From Watch Your Ads — A media memo by George Duncan
Recently I checked out the website of a cell phone provider, just to get some information. For the next several days, every other website I visited – surprise, surprise – sported a prominent ad, complete with hotlink, for that same cell phone provider. Gave me the creeps. Add that to the NSA spying stuff and it’s clear where we’re headed in terms of protecting privacy. Coincidentally, a marketing newsletter I get reported on virtual tags and how the use of them by marketers is growing rapidly. These “tags” are add-ons to websites that offer products or information from third party marketers. By clicking them, we give the marketer a ton of information about us, our buying habits and more. “Do you want to know who’s tracking you?” asks an item in The Week magazine (11/8). Turns out there’s an app for Firefox users from Mozilla called Lightbeam that gives the user a picture of “which third parties are operating behind the scenes on each website you visit.” It also allows you to block some (but apparently not all) such websites. Hey Mozilla, how about the rest of us?
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Attack of the Killer Squirrels
Speaking of creepy, I have to click my clicker when that Direct TV ad comes on, where the guy is attacked by a bunch of killer squirrels. What are these guys thinking? It’s a frequent problem where the creatives let their attention-getting gimmick run away with – and usually obscure – the marketing message. An ad’s first task is to get attention, otherwise, why bother? And it should be memorable enough to recall at a later time and place. OK, the squirrels get attention, and it’s probably memorable, but an ad is also supposed to deliver a marketing message, preferably a benefit. What’s the marketing message here? I realize the squirrel attack is a joke, but it’s so violent and scary, it could turn people off. I know I wouldn’t want my product associated with that. Why risk it? They probably came up with this one after lunch.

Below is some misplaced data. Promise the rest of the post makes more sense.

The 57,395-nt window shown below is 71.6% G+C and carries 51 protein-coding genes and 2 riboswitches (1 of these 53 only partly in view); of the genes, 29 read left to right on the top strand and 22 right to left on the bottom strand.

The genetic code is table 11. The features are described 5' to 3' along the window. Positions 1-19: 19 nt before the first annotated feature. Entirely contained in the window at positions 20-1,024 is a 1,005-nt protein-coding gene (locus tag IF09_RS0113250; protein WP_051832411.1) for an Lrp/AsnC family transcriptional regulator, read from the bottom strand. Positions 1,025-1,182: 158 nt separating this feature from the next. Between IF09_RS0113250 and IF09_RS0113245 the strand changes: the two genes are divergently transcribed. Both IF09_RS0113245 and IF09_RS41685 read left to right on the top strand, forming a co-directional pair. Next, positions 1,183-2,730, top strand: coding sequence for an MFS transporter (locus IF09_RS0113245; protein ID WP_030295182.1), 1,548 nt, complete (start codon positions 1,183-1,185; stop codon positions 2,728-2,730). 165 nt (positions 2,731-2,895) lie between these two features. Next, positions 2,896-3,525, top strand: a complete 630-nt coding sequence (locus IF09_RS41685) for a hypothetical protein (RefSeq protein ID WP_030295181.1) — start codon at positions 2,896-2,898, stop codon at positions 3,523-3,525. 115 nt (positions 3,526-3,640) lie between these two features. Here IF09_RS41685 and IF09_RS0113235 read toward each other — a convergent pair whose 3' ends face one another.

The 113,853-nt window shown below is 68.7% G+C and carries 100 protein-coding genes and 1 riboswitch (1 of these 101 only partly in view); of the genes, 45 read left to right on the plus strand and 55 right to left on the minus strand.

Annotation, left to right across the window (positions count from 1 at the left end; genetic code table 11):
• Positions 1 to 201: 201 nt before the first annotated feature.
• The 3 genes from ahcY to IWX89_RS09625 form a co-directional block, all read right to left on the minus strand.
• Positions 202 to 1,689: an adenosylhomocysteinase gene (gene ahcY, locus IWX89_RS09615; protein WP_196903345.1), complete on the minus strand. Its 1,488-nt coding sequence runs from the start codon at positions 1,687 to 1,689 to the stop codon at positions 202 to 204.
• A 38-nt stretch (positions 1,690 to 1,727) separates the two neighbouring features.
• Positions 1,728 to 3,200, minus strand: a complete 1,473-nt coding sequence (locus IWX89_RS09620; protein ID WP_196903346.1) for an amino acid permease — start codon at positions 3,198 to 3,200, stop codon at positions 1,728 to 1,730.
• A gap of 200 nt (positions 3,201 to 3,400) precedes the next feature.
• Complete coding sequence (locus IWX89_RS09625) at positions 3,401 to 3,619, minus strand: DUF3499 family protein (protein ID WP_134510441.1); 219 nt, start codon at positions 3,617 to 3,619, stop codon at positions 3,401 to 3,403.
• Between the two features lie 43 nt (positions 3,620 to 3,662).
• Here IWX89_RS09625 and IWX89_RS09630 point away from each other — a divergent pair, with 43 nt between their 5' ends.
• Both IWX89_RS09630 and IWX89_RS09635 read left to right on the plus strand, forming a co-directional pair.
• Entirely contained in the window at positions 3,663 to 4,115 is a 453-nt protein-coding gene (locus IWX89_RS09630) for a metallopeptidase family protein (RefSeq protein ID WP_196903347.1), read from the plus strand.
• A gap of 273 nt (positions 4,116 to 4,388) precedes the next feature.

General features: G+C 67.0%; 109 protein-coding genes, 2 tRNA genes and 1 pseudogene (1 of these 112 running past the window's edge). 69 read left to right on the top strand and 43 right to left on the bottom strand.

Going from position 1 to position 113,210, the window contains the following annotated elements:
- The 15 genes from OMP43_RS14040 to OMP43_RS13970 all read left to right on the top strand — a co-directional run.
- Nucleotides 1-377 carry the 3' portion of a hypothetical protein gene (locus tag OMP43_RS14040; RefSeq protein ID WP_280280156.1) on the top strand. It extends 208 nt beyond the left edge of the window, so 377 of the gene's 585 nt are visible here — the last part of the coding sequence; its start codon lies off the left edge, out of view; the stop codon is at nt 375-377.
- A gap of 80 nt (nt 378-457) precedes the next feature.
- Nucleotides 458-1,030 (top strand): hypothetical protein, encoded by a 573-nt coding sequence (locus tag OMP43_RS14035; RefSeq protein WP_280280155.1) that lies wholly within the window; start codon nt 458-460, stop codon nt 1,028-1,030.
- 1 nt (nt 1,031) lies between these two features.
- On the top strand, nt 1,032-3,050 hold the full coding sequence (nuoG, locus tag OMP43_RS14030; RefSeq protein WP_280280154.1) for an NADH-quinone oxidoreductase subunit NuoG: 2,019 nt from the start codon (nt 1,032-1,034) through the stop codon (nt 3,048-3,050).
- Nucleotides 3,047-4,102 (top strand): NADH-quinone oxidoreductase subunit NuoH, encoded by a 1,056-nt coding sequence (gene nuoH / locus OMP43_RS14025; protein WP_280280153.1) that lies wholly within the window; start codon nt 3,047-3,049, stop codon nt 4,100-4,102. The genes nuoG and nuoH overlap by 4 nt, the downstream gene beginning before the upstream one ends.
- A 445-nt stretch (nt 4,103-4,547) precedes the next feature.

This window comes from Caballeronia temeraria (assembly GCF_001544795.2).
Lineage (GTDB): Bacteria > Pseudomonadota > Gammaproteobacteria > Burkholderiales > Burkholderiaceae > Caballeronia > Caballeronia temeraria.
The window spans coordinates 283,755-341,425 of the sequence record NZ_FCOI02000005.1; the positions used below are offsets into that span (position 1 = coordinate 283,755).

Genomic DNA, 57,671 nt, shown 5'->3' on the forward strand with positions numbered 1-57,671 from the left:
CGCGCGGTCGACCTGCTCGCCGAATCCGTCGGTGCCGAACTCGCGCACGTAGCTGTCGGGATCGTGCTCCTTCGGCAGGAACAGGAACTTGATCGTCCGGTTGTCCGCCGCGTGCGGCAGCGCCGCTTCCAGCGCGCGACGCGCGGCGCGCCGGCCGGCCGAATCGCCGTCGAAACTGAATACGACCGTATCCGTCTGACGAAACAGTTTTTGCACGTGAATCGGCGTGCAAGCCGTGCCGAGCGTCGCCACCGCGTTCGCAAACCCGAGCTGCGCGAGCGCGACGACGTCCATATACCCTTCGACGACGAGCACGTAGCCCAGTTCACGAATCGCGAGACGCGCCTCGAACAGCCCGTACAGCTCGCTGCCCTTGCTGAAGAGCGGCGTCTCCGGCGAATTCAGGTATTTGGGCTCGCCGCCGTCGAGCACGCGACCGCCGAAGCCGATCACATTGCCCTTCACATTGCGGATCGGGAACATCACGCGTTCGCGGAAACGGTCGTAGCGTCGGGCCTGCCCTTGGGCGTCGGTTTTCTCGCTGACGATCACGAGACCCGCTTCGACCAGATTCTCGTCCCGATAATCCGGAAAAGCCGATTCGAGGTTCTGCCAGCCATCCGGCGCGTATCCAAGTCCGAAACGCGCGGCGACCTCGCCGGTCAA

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NY Life – Risk Averse?
Another example of creative running away with the message is NY Life. A family gets on a roller coaster. Risk, get it? But dad, the provider, is shaking in fear as the car heads over the first peak. What’s the point of that? Why not show him enjoying the ride with his family – presumably protected by NY Life?
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Judging from their ads, today’s computer games seem bent on world destruction, or some variation thereof. Something called Black Flag shows a ton of shooting and encourages potential users to be “ready to fight for the freedom to do whatever you want.” Yeah. Whatever you want. Isn’t that great?
Another game is Call of Duty: Ghosts. Their ad also shows a variety scenes in which adolescent “soldiers” shoot off what looks like every type of gun ever made. The tag line? “There’s a soldier inside all of us.” And it’s all played out against a background of Frank Sinatra singing “I’m gonna live, live, live till I die…” You know, the soldier inside Frank.
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While it may tag me as a reverse snob, I have to say that opening the first page of the news section of the Sunday New York Times makes me want to puke. The ads for diamond encrusted watches, diamond encrusted diamonds, the outrageous fashions I doubt anyone buys and more is such a tsunami of excess I can’t read the pages. But I guess the 1% needs something to break the monotony.